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UK spending on training has reached record levels, says DfEE


£23.5 billion was spent on training in the UK last year, more than in any previous year, according to figures released by the Department for Education and Employment this week.

The figures, which are made up of over £14bn for off-the-job training and £9bn for on-the-job training, show an increase of 25 per cent in real terms since 1993, according to the Learning and Training at Work 2000 report, which surveyed 4,000 employers across business sectors.

The survey found that 63 per cent of employers in 2000 offered at least one of eight nominated types of 'learning opportunity', with IT and 'managing their own development' most commonly offered. Only 45 per cent offered the chance to learn at work in 1999. Off-the-job training had been provided by two out of five employers in 2000 - an increase over the 34 per cent reported in the 1999 study.

Announcing the figures, Lifelong Learning Minister Malcolm Wicks said: "This shows that the importance of training is being increasingly understood by employers with them devoting more and more resources to investing in their staff. We can not be complacent, however, as this survey also shows that there are still a considerable number of employers who do not provide any training to their workforce, particularly among the smallest firms. Where training is provided, it is often the least qualified and lowest skilled workers that miss out."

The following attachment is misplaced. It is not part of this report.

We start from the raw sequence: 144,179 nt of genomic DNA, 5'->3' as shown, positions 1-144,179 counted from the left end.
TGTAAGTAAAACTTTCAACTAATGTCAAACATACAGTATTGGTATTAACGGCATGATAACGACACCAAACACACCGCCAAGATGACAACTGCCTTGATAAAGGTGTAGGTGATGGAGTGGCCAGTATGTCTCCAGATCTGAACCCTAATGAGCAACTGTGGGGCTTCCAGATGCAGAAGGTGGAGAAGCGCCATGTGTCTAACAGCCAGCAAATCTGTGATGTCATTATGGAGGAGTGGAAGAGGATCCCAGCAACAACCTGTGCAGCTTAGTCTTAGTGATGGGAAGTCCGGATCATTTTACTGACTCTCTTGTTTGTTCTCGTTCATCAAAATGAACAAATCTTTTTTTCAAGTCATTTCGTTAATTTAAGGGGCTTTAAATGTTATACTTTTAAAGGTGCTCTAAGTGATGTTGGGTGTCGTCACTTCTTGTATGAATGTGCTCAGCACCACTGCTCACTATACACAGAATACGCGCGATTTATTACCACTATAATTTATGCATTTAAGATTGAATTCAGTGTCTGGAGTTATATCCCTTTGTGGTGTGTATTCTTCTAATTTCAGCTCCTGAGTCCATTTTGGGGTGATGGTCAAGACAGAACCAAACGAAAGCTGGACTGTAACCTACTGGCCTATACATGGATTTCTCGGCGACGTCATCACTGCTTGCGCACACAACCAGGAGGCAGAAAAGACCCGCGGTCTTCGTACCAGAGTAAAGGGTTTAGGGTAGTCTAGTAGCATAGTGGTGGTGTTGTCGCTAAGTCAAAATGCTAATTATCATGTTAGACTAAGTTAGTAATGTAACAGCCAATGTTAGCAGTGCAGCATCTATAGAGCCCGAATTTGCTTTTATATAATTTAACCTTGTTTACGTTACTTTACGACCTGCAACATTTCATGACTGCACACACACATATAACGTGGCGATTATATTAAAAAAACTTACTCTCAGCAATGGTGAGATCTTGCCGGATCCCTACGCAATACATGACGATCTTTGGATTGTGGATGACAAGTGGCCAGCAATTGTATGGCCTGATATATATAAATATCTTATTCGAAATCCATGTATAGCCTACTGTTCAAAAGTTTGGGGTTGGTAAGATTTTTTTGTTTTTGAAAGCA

The minister went on to stress the role that the Learning and Skills Council will be playing in 'making sure that employers understand how vital training is both to their employees and to their business prospects.' He added that one of the first projects for the LSC would be to assess local training needs and to work with business to make sure the training that is provided matches local needs.

Evidence that the LSC has already hit the floor running has appeared in the form of a survey of small businesses, published last week, reports news site Ananova. Although it seems likely that the study was already under way, the LSC has announced the results of the survey, looking at the effect of training on profits in small businesses, which finds that those spending an extra £50 a week on training see their profits grow nearly twice as fast as those not allocating extra funds.

Ananova quotes Bryan Sanderson, chairman of the LSC as saying: "Some businesses still question the impact of training on the bottom line. This research will pull them up short. We've put numbers of the small cost and huge reward to companies of investing in training. Businesses cannot simply afford not to invest in skills. No fine words will keep your business and your people competitive - it's money that talks in training as in most things."


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